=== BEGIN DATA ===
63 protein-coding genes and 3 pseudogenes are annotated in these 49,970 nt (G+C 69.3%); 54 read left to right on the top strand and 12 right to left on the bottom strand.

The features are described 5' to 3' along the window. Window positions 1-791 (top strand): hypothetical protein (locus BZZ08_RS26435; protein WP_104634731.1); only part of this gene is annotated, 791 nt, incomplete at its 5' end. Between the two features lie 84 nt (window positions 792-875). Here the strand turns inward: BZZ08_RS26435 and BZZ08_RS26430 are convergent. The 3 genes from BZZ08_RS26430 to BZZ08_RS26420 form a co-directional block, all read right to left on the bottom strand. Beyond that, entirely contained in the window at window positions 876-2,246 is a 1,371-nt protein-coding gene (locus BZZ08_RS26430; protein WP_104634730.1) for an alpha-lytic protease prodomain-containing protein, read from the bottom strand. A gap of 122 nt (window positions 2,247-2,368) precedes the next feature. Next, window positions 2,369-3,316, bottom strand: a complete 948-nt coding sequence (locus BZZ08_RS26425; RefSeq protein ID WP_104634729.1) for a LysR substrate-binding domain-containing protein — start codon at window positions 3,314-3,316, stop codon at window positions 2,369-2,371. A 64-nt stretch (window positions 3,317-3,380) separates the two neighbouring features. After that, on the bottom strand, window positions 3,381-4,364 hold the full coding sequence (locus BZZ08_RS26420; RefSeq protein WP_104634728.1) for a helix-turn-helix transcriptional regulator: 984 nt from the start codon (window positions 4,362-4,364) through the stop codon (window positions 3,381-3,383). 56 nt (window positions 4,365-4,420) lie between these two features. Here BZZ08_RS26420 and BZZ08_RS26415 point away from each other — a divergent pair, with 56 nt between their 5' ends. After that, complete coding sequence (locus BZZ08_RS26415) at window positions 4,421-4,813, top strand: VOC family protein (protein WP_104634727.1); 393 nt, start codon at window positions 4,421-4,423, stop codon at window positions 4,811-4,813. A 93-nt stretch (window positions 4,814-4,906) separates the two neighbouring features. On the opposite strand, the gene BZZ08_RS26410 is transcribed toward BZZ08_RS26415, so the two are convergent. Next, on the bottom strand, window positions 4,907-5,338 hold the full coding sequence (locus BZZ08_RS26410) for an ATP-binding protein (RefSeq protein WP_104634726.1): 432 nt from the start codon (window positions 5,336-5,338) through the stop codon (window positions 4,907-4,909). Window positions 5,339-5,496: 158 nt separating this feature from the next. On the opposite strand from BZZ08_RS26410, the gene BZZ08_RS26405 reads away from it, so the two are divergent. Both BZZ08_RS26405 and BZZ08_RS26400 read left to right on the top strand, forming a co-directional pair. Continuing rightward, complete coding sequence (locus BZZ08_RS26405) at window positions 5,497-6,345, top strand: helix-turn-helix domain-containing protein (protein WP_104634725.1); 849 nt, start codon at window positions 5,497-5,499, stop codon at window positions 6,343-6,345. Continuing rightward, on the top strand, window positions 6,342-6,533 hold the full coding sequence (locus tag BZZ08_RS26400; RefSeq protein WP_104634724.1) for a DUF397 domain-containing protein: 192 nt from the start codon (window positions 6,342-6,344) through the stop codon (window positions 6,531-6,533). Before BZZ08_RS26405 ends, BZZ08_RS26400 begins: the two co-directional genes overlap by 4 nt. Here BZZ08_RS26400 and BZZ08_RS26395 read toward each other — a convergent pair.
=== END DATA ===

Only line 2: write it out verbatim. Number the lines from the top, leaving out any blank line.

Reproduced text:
The features are described 5' to 3' along the window. Window positions 1-791 (top strand): hypothetical protein (locus BZZ08_RS26435; protein WP_104634731.1); only part of this gene is annotated, 791 nt, incomplete at its 5' end. Between the two features lie 84 nt (window positions 792-875). Here the strand turns inward: BZZ08_RS26435 and BZZ08_RS26430 are convergent. The 3 genes from BZZ08_RS26430 to BZZ08_RS26420 form a co-directional block, all read right to left on the bottom strand. Beyond that, entirely contained in the window at window positions 876-2,246 is a 1,371-nt protein-coding gene (locus BZZ08_RS26430; protein WP_104634730.1) for an alpha-lytic protease prodomain-containing protein, read from the bottom strand. A gap of 122 nt (window positions 2,247-2,368) precedes the next feature. Next, window positions 2,369-3,316, bottom strand: a complete 948-nt coding sequence (locus BZZ08_RS26425; RefSeq protein ID WP_104634729.1) for a LysR substrate-binding domain-containing protein — start codon at window positions 3,314-3,316, stop codon at window positions 2,369-2,371. A 64-nt stretch (window positions 3,317-3,380) separates the two neighbouring features. After that, on the bottom strand, window positions 3,381-4,364 hold the full coding sequence (locus BZZ08_RS26420; RefSeq protein WP_104634728.1) for a helix-turn-helix transcriptional regulator: 984 nt from the start codon (window positions 4,362-4,364) through the stop codon (window positions 3,381-3,383). 56 nt (window positions 4,365-4,420) lie between these two features. Here BZZ08_RS26420 and BZZ08_RS26415 point away from each other — a divergent pair, with 56 nt between their 5' ends. After that, complete coding sequence (locus BZZ08_RS26415) at window positions 4,421-4,813, top strand: VOC family protein (protein WP_104634727.1); 393 nt, start codon at window positions 4,421-4,423, stop codon at window positions 4,811-4,813. A 93-nt stretch (window positions 4,814-4,906) separates the two neighbouring features. On the opposite strand, the gene BZZ08_RS26410 is transcribed toward BZZ08_RS26415, so the two are convergent. Next, on the bottom strand, window positions 4,907-5,338 hold the full coding sequence (locus BZZ08_RS26410) for an ATP-binding protein (RefSeq protein WP_104634726.1): 432 nt from the start codon (window positions 5,336-5,338) through the stop codon (window positions 4,907-4,909). Window positions 5,339-5,496: 158 nt separating this feature from the next. On the opposite strand from BZZ08_RS26410, the gene BZZ08_RS26405 reads away from it, so the two are divergent. Both BZZ08_RS26405 and BZZ08_RS26400 read left to right on the top strand, forming a co-directional pair. Continuing rightward, complete coding sequence (locus BZZ08_RS26405) at window positions 5,497-6,345, top strand: helix-turn-helix domain-containing protein (protein WP_104634725.1); 849 nt, start codon at window positions 5,497-5,499, stop codon at window positions 6,343-6,345. Continuing rightward, on the top strand, window positions 6,342-6,533 hold the full coding sequence (locus tag BZZ08_RS26400; RefSeq protein WP_104634724.1) for a DUF397 domain-containing protein: 192 nt from the start codon (window positions 6,342-6,344) through the stop codon (window positions 6,531-6,533). Before BZZ08_RS26405 ends, BZZ08_RS26400 begins: the two co-directional genes overlap by 4 nt. Here BZZ08_RS26400 and BZZ08_RS26395 read toward each other — a convergent pair.